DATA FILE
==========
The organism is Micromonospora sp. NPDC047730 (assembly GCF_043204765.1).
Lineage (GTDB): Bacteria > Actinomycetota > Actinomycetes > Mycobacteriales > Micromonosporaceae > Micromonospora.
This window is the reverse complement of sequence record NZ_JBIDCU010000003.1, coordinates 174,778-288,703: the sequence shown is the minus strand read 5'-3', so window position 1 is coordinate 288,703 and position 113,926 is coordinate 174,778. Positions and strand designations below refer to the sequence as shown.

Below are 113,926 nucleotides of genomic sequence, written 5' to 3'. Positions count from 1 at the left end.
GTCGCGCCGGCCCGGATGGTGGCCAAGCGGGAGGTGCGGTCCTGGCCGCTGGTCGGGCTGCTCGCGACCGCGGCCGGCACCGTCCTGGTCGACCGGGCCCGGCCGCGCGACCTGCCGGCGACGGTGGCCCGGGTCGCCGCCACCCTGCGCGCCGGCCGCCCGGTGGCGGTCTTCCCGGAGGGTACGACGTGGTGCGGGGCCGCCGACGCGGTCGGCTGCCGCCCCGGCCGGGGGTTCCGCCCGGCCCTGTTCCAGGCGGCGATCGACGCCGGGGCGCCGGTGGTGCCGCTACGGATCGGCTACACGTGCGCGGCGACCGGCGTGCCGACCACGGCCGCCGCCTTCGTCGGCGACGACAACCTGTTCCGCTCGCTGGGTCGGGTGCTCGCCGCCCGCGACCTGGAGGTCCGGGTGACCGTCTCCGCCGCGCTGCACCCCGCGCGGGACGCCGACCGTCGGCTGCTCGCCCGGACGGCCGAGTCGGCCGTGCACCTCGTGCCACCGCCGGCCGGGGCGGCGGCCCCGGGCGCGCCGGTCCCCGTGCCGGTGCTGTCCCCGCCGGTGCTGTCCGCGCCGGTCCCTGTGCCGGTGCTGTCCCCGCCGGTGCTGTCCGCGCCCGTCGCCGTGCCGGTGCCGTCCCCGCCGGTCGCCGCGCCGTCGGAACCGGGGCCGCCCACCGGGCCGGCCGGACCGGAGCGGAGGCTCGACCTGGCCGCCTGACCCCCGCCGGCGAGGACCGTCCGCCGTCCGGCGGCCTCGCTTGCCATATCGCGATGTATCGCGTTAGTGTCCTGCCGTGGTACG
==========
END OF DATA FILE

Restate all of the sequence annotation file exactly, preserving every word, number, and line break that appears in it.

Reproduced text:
The organism is Micromonospora sp. NPDC047730 (assembly GCF_043204765.1).
Lineage (GTDB): Bacteria > Actinomycetota > Actinomycetes > Mycobacteriales > Micromonosporaceae > Micromonospora.
This window is the reverse complement of sequence record NZ_JBIDCU010000003.1, coordinates 174,778-288,703: the sequence shown is the minus strand read 5'-3', so window position 1 is coordinate 288,703 and position 113,926 is coordinate 174,778. Positions and strand designations below refer to the sequence as shown.

Below are 113,926 nucleotides of genomic sequence, written 5' to 3'. Positions count from 1 at the left end.
GTCGCGCCGGCCCGGATGGTGGCCAAGCGGGAGGTGCGGTCCTGGCCGCTGGTCGGGCTGCTCGCGACCGCGGCCGGCACCGTCCTGGTCGACCGGGCCCGGCCGCGCGACCTGCCGGCGACGGTGGCCCGGGTCGCCGCCACCCTGCGCGCCGGCCGCCCGGTGGCGGTCTTCCCGGAGGGTACGACGTGGTGCGGGGCCGCCGACGCGGTCGGCTGCCGCCCCGGCCGGGGGTTCCGCCCGGCCCTGTTCCAGGCGGCGATCGACGCCGGGGCGCCGGTGGTGCCGCTACGGATCGGCTACACGTGCGCGGCGACCGGCGTGCCGACCACGGCCGCCGCCTTCGTCGGCGACGACAACCTGTTCCGCTCGCTGGGTCGGGTGCTCGCCGCCCGCGACCTGGAGGTCCGGGTGACCGTCTCCGCCGCGCTGCACCCCGCGCGGGACGCCGACCGTCGGCTGCTCGCCCGGACGGCCGAGTCGGCCGTGCACCTCGTGCCACCGCCGGCCGGGGCGGCGGCCCCGGGCGCGCCGGTCCCCGTGCCGGTGCTGTCCCCGCCGGTGCTGTCCGCGCCGGTCCCTGTGCCGGTGCTGTCCCCGCCGGTGCTGTCCGCGCCCGTCGCCGTGCCGGTGCCGTCCCCGCCGGTCGCCGCGCCGTCGGAACCGGGGCCGCCCACCGGGCCGGCCGGACCGGAGCGGAGGCTCGACCTGGCCGCCTGACCCCCGCCGGCGAGGACCGTCCGCCGTCCGGCGGCCTCGCTTGCCATATCGCGATGTATCGCGTTAGTGTCCTGCCGTGGTACG